Medical Cannabis May Get Workplace Protection
Benjie Cooper, Candid Chronicle
Because of voter initiatives and progressive legislation, medicinal cannabis is legal in over half of the United States. But even in states where medical marijuana is allowed, patients still do not always enjoy the same protections that are afforded for commonly prescribed medications.
Despite how it is used, medicinally or recreationally, marijuana is federally illegal, so doctors are banned from prescribing it. Instead, they offer recommendations, which are protected free speech under the First Amendment.
But because cannabis does not reside in the same nationwide regulatory realm that opioids and other prescribed drugs do, it is not always treated the same by employers in legal states. Depending on the business, they may or may not have an issue with a current or potential employee who uses medicinal marijuana.
There are currently eleven states that offer workplace protections for patients, though the nation’s first and largest medical cannabis market, California, isn’t one of them. Prop 215 passed in 1996, providing a reasonable defense for patients in state or municipal court; but the workplace is a different story.
In February, Rob Bonta [D] and Bill Quirk [D] introduced AB2069, a bill to provide workplace protection for medical cannabis patients in California and, under normal circumstances, exempt employers who might be restricted under federal regulations. Following amendments and a successful second reading on April 16, last week the legislation passed the committee with a 5-1 vote.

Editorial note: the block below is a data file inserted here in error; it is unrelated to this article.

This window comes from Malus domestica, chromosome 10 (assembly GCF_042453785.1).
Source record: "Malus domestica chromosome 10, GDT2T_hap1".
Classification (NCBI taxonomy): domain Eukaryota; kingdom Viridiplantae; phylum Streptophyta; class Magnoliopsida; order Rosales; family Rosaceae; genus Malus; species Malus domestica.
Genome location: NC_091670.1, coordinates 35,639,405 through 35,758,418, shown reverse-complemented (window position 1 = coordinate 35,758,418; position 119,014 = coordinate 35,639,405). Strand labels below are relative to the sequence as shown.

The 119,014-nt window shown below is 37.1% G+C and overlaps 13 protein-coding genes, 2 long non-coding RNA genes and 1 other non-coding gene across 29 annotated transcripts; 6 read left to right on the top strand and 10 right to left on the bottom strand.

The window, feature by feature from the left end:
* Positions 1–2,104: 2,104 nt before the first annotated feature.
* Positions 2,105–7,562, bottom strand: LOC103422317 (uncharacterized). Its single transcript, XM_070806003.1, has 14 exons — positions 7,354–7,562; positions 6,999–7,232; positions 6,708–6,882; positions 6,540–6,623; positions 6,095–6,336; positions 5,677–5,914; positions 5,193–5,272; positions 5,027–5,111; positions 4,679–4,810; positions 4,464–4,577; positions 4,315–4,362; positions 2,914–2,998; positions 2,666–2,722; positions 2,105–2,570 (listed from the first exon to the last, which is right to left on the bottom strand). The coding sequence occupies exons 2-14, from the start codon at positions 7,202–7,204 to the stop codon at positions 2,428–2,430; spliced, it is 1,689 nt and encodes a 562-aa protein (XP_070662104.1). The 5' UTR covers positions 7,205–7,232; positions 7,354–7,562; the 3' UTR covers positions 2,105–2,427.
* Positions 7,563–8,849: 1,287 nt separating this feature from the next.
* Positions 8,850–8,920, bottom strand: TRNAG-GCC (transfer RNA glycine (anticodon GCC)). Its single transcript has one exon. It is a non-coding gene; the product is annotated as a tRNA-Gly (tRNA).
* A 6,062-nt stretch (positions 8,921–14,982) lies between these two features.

“No scientific evidence exists that medical cannabis users are substandard employees,” asserts AB2069 in Section 1. “Workplace drug tests have never been demonstrated safe or effective by the United States Food and Drug Administration in improving workplace safety.”
The authors of the bill state that “current workplace drug testing technology discriminates against medical cannabis use that has occurred days or weeks previously.”
The purpose of AB0269 is to make it unlawful for an employer to discriminate at any point in a person’s employment based on their lawful medicinal cannabis use under the Compassionate Use Act of 1996 or otherwise. The measure does not bar employers from terminating an employee who comes to work high or uses it there.
AB2069 is co-sponsored by the National Organization for the Reform of Marijuana Laws (NORML), the United Food and Commercial Workers (UFCW), and the Service Employees International Union (SEIU).